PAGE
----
Question 2: Do you expect Greece to still be a member of the European common currency area (eurozone) in 3 months, 12 months and 3 years?
61% of total respondents (63% of respondents with a view) forecast Greece to still be in the eurozone in three months time (see Figure 2). But the latter ratio drops sharply to 44% and 35%, respectively, when the time horizon stretches to 12 months and three years. The survey closed on Saturday, before Greece and its creditors announced on Monday morning that the outline of a new bailout package had been reached. One could therefore argue that the ratio of respondents expecting Greece to stay in the eurozone at least in the near-term would be a little higher today. However, the next few days remain fraught with risk.
The Troika and Prime Minister Tsipras have agreed that there is a basis for an agreement on a new bailout package, broadly in line with my core scenario (see Fifty Shades of Greece, 12 February 2015). The new three-year bailout package is reportedly worth €82-86bn and includes improved repayment terms on some of its debt but not outright debt forgiveness.
In exchange, the Syriza government has agreed to sweeping structural reform over and beyond the measures which it rejected in recent months and which the Greek electorate voted down at the 5th July referendum. These include i) automatic spending cuts if fiscal targets, including a primary surplus of 3.5% of GDP by 2018, are missed, ii) pensions cuts, iii) public-sector layoffs, iv) an increase in VAT, v) Sunday retail trading, and vi) perhaps most controversially placing €50bn of state assets (25% of GDP) into a privatisation fund based in Athens but administered by the European Commission and ECB. These assets are to be sold over time to repay debt and recapitalise banks.
Figure 2: Only a third of respondents expect Greece to be a eurozone member in three years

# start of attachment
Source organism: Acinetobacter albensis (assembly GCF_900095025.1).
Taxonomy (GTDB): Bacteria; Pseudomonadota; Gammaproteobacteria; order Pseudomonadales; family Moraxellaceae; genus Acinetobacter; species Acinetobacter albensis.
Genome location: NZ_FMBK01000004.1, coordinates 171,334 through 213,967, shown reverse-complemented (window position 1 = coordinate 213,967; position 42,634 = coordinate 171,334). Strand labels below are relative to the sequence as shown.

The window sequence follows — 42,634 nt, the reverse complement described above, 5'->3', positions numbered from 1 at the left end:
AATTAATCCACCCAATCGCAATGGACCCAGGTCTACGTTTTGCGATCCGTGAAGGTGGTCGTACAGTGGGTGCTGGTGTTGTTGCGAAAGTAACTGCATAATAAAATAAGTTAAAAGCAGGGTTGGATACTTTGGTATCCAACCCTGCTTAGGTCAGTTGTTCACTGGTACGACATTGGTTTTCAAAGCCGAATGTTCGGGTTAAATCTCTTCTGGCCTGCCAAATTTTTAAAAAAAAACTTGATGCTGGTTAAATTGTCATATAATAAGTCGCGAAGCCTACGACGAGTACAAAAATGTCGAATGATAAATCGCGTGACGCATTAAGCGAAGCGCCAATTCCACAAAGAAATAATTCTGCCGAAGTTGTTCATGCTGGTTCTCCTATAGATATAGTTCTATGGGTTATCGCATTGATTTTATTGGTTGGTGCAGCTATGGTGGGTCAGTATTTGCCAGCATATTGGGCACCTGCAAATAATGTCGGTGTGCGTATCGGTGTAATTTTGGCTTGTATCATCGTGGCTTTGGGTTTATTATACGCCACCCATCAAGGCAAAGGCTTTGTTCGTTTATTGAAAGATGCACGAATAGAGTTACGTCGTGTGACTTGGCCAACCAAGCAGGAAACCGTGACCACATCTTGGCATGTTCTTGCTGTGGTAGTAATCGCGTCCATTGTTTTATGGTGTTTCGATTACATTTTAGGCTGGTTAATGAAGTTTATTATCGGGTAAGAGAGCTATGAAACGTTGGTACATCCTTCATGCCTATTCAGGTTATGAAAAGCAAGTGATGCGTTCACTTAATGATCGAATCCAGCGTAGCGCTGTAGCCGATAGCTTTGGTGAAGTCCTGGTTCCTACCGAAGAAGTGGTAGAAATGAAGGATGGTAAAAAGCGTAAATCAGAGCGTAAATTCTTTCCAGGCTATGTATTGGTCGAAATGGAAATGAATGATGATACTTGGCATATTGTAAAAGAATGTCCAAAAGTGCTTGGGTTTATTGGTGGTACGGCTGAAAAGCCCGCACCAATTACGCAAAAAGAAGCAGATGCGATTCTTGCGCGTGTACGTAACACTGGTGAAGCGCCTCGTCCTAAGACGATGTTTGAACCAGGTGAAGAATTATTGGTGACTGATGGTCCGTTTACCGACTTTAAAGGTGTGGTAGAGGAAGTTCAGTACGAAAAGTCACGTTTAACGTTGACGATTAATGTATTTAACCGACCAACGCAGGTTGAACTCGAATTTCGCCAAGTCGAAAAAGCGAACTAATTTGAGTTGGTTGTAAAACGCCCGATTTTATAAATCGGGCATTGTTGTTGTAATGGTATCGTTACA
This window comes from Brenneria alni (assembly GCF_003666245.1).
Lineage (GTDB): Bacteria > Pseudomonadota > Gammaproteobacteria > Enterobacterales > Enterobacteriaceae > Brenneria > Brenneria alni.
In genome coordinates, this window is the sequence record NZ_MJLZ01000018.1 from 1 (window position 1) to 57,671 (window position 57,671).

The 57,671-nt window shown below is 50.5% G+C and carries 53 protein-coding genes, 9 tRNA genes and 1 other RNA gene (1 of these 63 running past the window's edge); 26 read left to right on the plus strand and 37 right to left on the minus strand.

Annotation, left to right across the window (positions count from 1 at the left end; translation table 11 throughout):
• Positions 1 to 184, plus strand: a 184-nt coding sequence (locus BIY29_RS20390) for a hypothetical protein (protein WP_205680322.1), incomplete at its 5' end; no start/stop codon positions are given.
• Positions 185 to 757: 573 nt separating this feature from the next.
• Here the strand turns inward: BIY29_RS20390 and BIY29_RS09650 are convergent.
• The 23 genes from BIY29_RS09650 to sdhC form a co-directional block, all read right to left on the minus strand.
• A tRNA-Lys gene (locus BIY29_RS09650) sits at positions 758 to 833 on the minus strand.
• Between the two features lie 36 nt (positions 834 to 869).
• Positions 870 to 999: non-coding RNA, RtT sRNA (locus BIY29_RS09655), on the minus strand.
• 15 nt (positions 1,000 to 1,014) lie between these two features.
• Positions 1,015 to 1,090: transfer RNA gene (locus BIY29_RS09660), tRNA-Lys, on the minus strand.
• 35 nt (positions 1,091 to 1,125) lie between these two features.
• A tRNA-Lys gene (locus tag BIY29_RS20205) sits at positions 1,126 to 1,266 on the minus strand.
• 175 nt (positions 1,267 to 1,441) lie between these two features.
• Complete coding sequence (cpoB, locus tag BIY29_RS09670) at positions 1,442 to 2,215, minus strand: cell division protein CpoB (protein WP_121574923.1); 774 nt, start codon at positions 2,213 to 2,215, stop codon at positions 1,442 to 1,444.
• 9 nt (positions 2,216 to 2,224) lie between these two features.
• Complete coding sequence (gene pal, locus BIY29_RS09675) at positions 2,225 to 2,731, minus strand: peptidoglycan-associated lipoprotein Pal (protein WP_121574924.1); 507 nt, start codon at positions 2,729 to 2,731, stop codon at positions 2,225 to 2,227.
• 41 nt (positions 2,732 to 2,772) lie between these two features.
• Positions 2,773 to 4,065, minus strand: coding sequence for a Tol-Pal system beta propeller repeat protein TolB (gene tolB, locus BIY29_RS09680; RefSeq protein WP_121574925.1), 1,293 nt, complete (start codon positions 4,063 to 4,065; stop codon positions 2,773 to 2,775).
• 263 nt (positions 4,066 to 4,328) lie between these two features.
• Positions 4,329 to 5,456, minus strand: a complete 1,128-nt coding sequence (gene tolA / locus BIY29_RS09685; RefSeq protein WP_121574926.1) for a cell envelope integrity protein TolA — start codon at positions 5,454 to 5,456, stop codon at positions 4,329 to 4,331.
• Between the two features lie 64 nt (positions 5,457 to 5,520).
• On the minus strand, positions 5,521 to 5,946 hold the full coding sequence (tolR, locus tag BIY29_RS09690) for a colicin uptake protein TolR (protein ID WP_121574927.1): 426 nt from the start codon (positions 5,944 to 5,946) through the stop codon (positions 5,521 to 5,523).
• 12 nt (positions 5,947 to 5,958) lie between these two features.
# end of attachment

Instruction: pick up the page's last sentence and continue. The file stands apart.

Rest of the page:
Note: Number of respondents who do not have a view is 2, 2 and 6, respectively.
Procedural and implementation risks
The breadth of demands which Tsipras agreed to raises the risk that the Greek parliament votes them down in tomorrow’s session, although this is not my expectation. Other EU countries, including Germany, also need to approve the package in parliamentary votes.
Time is of the essence as Greece has a €3.5bn ECB loan maturing on 20 July, €2bn in late payments to the IMF and a further €5bn in maturities in August. The government may be able to draw about €2-3bn from the profits the ECB made on Greek bonds – profits which are part of the €7.2bn which Tsipras has been negotiating to access for months. But that would still leave the Greek government short about €8bn and there is talk of Greece accessing the technically-defunct European Financial Stability Fund (EFSF) to plug the shortfall – which has run into opposition from the UK.
Even if parliamentary approval is given and these near-term financial hurdles are cleared, the risk of implementation slippage remains high particularly given the parlous state of the Greek economy. This would explain why only a third of survey respondents expect Greece to be part of the eurozone in three years time. The economic progress which the Greek government was making prior the January elections and the slow economic turnaround in Portugal, Spain and Ireland offer hope.
Question 1: Do you expect the United Kingdom to still be a member of the European Union (EU) in:
Question 2: Do you expect Greece to still be a member of the European common currency area (eurozone) in:
Olivier Desbarres currently works as an independent commentator on G10 and Emerging Markets. He has over 15 years’ experience with two of the world’s largest investment banks as an emerging markets economist, rates and currency strategist.